The city received 1,063 comments from individuals and organizations opposed to expanding the public works facility into the Roof Depot site at Hiawatha and 24th, and only two in favor of it.
Instead, the majority of people voiced support for the East Phillip indoor urban farm project along the Midtown Greenway, which has been designed by community members and would incorporate indoor farming and aquaponics, solar energy, affordable housing, a market, a bicycle repair shop, and business start-ups.
These comments were submitted in March 2021 as part of a comment period on an environmental assessment worksheet (EAW) that the city completed.
Due to the “unprecedented amount of public comment,” Minneapolis City Council members delayed reviewing it to give staff time to review and assess the information, according to Minneapolis Principal City Planner Hilary Dvorak.
East Phillips Neighborhood Initiative, Minnesota Center for Environmental Advocacy, Move Minnesota, Corcoran Neighborhood Organization, University of Minnesota Environmental and Energy Law Society, and Southside Green Zone Council all submitted comments against the city’s plan.
As part of the East Phillips Neighborhood Initiative comment, professor and scientist Dr. Gregory Pratt pointed out that the city’s EAW didn’t address the impact to adjacent homes of the use and storage of hazardous materials and generation of hazardous wastes; the potential cumulative effects of the two neighboring industrial facilities, Bituminous Roadways and Smith Foundry; emissions from diesel vehicles and small, mobile asphalt heaters.
Dr. Ted Schettler stated that any MPCA permits required for the proposed project will trigger the need for a Cumulative Effects and Environment Justice evaluation prior to applying for any necessary MPCA Permits considering the history of contamination on and around the site due to the former CMC Heartland arsenic factory there.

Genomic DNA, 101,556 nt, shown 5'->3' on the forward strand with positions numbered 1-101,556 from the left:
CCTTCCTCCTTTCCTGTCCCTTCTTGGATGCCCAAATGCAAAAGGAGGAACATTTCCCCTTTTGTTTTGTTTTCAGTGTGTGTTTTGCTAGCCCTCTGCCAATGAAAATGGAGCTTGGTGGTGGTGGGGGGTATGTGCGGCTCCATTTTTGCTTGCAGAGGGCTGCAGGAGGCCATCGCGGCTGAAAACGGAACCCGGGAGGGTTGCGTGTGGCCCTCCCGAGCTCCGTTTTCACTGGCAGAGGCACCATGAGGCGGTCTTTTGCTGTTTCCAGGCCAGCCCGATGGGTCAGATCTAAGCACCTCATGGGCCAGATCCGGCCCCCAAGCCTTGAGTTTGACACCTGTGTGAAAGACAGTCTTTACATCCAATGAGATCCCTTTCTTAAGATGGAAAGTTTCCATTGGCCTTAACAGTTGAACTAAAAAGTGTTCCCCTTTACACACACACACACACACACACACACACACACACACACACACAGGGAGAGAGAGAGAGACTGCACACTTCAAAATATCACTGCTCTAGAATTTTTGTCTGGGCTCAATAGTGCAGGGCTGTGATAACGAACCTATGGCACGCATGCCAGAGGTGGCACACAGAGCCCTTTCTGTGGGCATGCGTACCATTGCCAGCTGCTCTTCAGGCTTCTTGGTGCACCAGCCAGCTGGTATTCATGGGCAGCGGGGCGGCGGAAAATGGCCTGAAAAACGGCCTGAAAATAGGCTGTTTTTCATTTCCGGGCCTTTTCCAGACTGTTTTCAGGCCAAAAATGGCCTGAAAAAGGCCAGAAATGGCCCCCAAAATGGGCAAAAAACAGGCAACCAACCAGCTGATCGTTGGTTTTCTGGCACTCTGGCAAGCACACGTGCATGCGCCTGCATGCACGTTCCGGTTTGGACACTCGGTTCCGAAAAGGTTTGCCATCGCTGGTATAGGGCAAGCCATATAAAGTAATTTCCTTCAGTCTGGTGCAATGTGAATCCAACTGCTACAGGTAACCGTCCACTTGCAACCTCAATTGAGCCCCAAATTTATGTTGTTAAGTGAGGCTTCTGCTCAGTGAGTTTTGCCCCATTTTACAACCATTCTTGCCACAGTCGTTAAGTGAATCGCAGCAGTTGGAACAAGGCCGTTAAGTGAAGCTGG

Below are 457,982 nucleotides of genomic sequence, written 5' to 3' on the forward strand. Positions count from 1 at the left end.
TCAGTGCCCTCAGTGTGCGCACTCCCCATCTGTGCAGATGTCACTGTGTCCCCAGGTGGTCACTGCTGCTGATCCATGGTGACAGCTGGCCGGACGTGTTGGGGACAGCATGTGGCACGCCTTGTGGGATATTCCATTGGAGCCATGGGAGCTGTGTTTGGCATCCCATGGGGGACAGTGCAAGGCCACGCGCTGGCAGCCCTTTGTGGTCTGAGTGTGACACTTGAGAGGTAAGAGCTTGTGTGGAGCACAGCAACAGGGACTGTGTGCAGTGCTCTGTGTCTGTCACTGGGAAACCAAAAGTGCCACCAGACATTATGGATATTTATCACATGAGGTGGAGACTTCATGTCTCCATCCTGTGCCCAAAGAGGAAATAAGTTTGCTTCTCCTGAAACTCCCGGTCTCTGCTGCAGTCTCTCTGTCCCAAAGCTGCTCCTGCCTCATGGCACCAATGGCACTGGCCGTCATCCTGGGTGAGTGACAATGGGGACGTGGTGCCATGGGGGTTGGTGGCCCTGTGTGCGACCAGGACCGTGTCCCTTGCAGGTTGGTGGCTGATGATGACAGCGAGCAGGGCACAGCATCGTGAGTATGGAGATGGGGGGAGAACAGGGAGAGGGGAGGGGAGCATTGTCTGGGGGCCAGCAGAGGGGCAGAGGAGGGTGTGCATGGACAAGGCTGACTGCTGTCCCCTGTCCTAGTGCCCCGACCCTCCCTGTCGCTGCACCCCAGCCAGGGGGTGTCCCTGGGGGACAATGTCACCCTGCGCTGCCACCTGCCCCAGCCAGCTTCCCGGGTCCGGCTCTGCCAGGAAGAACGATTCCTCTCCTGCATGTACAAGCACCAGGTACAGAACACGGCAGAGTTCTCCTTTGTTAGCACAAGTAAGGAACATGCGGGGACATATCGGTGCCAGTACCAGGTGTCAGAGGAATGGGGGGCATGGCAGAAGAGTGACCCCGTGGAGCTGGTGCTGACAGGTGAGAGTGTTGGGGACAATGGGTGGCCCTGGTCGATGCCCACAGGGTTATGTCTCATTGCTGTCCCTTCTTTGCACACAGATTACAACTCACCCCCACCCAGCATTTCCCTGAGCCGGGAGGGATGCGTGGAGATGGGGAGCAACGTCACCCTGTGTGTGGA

The East Phillips neighborhood is a historically polluted neighborhood made up of predominantly low income, people of color, and the historic contamination from past and current industry in the area have exposed BIPOC residents to contamination in soils and air, pointed out the Minnesota Center for Environmental Advocacy (MCEA).
The MCEA stated that the proposed project forces residents of East Phillips to tolerate more polluting industrial facilities. It indicates that the city has an opportunity to convey to its residents that it is committed to addressing the issues of environmental justice within Minneapolis, in particular East Phillips.
According to the University of Minnesota Environmental and Energy Law Society, the EAW failed to acknowledge that East Phillips is consistently ranked as having some of the worst air quality in Minnesota, in addition to the high levels of toxicity in the soil from arsenic, antimony, and other chemicals.
Many of the public comments also pointed out the city’s project conflicts with the city’s own Green Zone Initiatives. Plus it contradicts Hennepin County’s Environmental Justice promises and is contrary to the state’s goals to address environmental impact disparities.
City suspends project for now
On April 30, the city council voted 12-1 in favor of a staff direction to suspend the city’s expansion of the Hiawatha facility in East Phillips. This staff directive was written by city council members Alondra Cano (Ward 9), Cam Gordon (Ward 2), Andrew Johnson (Ward 11) and Andrea Jenkins (Ward 8).